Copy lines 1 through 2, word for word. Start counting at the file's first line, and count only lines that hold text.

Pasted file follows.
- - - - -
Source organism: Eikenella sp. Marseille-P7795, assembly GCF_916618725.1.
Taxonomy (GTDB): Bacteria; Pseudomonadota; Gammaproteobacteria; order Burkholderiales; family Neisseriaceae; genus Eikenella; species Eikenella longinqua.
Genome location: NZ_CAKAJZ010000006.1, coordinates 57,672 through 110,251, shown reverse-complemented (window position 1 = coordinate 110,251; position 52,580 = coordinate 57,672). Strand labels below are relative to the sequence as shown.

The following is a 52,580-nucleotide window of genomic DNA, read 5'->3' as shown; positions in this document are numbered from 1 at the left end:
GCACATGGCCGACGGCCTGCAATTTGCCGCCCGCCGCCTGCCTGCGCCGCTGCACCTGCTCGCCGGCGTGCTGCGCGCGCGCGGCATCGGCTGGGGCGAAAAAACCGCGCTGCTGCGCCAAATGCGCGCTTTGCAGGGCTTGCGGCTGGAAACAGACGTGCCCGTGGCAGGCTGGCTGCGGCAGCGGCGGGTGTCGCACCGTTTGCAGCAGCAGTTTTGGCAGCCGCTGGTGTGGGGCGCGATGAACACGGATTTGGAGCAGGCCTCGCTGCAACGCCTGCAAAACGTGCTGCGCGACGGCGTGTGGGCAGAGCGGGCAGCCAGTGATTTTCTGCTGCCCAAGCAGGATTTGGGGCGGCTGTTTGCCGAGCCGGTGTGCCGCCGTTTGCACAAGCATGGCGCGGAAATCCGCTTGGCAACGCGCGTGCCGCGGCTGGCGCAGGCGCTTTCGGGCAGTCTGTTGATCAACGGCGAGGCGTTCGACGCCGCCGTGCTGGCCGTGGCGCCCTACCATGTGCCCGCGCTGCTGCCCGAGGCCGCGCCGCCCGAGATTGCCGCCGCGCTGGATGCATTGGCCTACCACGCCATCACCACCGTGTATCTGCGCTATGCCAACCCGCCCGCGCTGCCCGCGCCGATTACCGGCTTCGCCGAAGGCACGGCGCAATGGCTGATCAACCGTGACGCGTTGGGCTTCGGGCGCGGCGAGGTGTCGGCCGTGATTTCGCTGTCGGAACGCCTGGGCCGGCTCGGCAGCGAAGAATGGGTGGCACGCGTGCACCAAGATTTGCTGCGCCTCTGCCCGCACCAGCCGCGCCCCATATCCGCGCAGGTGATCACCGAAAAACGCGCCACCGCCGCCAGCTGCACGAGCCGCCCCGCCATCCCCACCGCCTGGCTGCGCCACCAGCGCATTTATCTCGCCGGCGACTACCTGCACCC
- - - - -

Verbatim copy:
Source organism: Eikenella sp. Marseille-P7795, assembly GCF_916618725.1.
Taxonomy (GTDB): Bacteria; Pseudomonadota; Gammaproteobacteria; order Burkholderiales; family Neisseriaceae; genus Eikenella; species Eikenella longinqua.